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High Blood Pressure and Retina Problems

The retina is the lining at the back of the eye that senses light coming into your eye. The retina has small blood vessels that can be affected if you have high blood pressure that is not well controlled.

If your blood pressure is not treated, it can cause a loss of vision that may be permanent.

What is the cause?

Problems with your retina can happen if your high blood pressure has not been well controlled for a long time, or if your blood pressure suddenly increases. High blood pressure may start out by making the blood vessels in the retina more narrow. As the condition gets worse, you may have bleeding in the retina, and swelling in your optic nerve. The optic nerve sends pictures to the brain.

What are the symptoms?

Early stages may not cause symptoms. As it gets worse, you may have blurry vision or headaches.

How is it diagnosed?

Your eye care provider will ask about your symptoms and medical history, check your blood pressure, and do exams and tests such as:

  • An exam using a microscope with a light attached, called a slit lamp, to look closely at the front and back of your eye
  • An exam using drops to enlarge, or dilate, your pupils and a light to look into the back of your eyes
  • An eye test in which a camera takes pictures of the blood vessels inside your eye after dye is injected into a vein in your arm
  • An eye pressure test, which uses a small puff of air that is blown against your open eye or a device that briefly touches your eye to measure the pressure inside your eye
  • A visual field test, which uses spots of light to measure your central vision and how well you see things on all sides

How is it treated?

If you are diagnosed with retinal problems, you need to work with your healthcare provider to get your blood pressure under control. This may include changing your diet, getting more exercise, and possibly taking medicine. Severe high blood pressure can also damage your heart and kidneys.

How can I take care of myself?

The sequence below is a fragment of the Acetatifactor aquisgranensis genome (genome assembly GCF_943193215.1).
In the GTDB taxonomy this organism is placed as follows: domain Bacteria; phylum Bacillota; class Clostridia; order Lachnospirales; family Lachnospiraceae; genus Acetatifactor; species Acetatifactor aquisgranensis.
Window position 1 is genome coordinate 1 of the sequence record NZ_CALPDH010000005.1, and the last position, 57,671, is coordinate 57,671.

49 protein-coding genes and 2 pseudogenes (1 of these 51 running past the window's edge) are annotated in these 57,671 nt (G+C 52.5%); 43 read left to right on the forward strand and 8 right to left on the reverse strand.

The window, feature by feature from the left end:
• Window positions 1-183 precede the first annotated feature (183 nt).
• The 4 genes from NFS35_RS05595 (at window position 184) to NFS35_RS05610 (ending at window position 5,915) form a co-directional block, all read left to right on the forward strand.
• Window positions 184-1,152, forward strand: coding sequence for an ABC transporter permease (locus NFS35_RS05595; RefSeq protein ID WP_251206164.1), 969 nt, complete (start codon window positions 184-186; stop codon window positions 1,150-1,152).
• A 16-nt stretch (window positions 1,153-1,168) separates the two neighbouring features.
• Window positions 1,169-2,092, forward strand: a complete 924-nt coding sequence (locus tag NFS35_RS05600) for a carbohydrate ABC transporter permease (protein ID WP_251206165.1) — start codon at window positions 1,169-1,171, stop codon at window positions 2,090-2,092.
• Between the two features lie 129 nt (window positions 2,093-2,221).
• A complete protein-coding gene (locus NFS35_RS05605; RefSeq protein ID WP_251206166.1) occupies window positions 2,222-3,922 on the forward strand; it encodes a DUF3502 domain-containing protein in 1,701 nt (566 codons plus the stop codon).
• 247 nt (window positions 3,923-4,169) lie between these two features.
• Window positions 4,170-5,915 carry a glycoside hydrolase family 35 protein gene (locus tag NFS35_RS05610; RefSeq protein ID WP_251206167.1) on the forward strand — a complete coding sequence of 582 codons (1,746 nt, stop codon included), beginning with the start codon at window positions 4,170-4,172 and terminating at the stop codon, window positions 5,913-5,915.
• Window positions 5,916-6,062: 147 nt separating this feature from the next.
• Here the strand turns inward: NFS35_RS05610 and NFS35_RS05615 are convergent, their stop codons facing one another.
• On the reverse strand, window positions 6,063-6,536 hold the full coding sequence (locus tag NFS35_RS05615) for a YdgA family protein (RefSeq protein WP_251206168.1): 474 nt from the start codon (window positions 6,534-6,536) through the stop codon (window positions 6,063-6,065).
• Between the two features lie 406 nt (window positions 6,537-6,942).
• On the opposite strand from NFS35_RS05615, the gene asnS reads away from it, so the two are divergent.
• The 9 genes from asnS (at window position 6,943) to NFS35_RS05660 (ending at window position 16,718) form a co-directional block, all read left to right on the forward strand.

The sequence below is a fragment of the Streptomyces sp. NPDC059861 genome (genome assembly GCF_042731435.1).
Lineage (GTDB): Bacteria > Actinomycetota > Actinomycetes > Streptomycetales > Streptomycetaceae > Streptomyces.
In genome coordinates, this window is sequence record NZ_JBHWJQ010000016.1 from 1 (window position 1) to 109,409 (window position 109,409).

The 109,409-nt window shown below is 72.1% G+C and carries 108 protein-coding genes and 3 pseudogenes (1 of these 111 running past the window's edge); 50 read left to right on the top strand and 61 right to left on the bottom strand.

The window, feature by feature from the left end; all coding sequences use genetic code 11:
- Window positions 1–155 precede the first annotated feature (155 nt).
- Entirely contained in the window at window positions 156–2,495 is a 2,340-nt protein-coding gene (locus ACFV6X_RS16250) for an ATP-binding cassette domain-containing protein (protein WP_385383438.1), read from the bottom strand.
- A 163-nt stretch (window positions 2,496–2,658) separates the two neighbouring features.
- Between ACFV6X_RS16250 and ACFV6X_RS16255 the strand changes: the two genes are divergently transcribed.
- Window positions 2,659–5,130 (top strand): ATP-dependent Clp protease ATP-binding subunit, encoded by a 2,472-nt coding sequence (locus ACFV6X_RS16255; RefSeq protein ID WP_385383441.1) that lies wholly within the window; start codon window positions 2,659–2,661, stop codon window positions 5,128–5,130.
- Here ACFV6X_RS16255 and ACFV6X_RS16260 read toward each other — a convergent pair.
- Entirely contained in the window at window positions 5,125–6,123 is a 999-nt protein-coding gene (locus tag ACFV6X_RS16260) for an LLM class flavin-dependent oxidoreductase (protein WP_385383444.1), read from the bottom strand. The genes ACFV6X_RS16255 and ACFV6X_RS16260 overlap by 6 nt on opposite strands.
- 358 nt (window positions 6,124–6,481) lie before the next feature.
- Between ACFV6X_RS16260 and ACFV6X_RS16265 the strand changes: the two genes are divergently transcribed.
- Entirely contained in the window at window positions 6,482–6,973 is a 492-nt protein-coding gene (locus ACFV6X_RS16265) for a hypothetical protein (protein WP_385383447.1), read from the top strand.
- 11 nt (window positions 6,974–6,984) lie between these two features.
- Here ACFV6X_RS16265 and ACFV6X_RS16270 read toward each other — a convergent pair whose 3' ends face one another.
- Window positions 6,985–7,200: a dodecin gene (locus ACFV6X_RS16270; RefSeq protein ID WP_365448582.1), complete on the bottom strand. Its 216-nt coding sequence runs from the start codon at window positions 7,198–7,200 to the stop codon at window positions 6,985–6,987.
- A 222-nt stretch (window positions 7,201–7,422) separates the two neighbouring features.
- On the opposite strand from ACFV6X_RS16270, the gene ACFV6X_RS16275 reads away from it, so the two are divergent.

Follow the full course of treatment your healthcare provider prescribes. Ask your healthcare provider:

  • How and when you will hear your test results
  • How long it will take to recover
  • If there are activities you should avoid and when you can return to your normal activities
  • How to take care of yourself at home
  • What symptoms or problems you should watch for and what to do if you have them

Make sure you know when you should come back for a checkup. Keep all appointments for provider visits or tests.

How can I prevent high blood pressure and retina problems?

Talk to your healthcare provider about your personal and family medical history and your lifestyle habits. If you have high blood pressure, talk to your healthcare provider about ways to lower your blood pressure. A healthy lifestyle may help. For example:

  • Eat a healthy diet and keep a healthy weight.
  • Stay fit with the right kind of exercise for you.
  • Learn to manage stress.
  • If you smoke, try to quit. Talk to your healthcare provider about ways to quit smoking.
  • If you want to drink alcohol, ask your healthcare provider how much is safe for you to drink.

Let your eye care provider know that you have high blood pressure and what medicines you take.

Reviewed for medical accuracy by faculty at the Wilmer Eye Institute at Johns Hopkins. Web site:
Developed by RelayHealth.
Adult Advisor 2015.1 published by RelayHealth.
Last modified: 2014-10-27
Last reviewed: 2014-10-27
This content is reviewed periodically and is subject to change as new health information becomes available. The information is intended to inform and educate and is not a replacement for medical evaluation, advice, diagnosis or treatment by a healthcare professional.
Copyright ©1986-2015 McKesson Corporation and/or one of its subsidiaries. All rights reserved.
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